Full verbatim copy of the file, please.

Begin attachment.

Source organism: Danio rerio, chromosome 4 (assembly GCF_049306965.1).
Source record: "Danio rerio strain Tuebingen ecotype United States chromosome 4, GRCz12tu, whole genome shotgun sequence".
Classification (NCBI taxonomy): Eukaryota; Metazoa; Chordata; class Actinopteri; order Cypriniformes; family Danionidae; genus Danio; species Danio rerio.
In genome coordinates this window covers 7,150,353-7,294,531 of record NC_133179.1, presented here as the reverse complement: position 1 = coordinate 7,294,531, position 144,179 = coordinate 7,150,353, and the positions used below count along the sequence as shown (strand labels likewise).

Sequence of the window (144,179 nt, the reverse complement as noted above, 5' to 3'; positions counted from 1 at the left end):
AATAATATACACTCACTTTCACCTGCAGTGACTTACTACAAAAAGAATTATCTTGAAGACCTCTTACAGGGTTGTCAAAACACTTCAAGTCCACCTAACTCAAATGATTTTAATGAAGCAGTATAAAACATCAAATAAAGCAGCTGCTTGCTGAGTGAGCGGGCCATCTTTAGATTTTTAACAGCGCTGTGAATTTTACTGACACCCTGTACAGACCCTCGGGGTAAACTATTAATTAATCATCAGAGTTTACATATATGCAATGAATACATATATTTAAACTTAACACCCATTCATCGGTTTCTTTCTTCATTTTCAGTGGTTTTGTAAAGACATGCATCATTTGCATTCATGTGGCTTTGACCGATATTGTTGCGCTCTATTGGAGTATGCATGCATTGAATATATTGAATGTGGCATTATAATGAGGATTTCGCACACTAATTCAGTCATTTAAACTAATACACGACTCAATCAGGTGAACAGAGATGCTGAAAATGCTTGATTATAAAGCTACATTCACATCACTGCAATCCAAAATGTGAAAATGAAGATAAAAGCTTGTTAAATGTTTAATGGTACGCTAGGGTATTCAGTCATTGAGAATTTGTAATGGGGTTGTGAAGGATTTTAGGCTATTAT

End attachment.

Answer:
Source organism: Danio rerio, chromosome 4 (assembly GCF_049306965.1).
Source record: "Danio rerio strain Tuebingen ecotype United States chromosome 4, GRCz12tu, whole genome shotgun sequence".
Classification (NCBI taxonomy): Eukaryota; Metazoa; Chordata; class Actinopteri; order Cypriniformes; family Danionidae; genus Danio; species Danio rerio.
In genome coordinates this window covers 7,150,353-7,294,531 of record NC_133179.1, presented here as the reverse complement: position 1 = coordinate 7,294,531, position 144,179 = coordinate 7,150,353, and the positions used below count along the sequence as shown (strand labels likewise).

Sequence of the window (144,179 nt, the reverse complement as noted above, 5' to 3'; positions counted from 1 at the left end):
AATAATATACACTCACTTTCACCTGCAGTGACTTACTACAAAAAGAATTATCTTGAAGACCTCTTACAGGGTTGTCAAAACACTTCAAGTCCACCTAACTCAAATGATTTTAATGAAGCAGTATAAAACATCAAATAAAGCAGCTGCTTGCTGAGTGAGCGGGCCATCTTTAGATTTTTAACAGCGCTGTGAATTTTACTGACACCCTGTACAGACCCTCGGGGTAAACTATTAATTAATCATCAGAGTTTACATATATGCAATGAATACATATATTTAAACTTAACACCCATTCATCGGTTTCTTTCTTCATTTTCAGTGGTTTTGTAAAGACATGCATCATTTGCATTCATGTGGCTTTGACCGATATTGTTGCGCTCTATTGGAGTATGCATGCATTGAATATATTGAATGTGGCATTATAATGAGGATTTCGCACACTAATTCAGTCATTTAAACTAATACACGACTCAATCAGGTGAACAGAGATGCTGAAAATGCTTGATTATAAAGCTACATTCACATCACTGCAATCCAAAATGTGAAAATGAAGATAAAAGCTTGTTAAATGTTTAATGGTACGCTAGGGTATTCAGTCATTGAGAATTTGTAATGGGGTTGTGAAGGATTTTAGGCTATTAT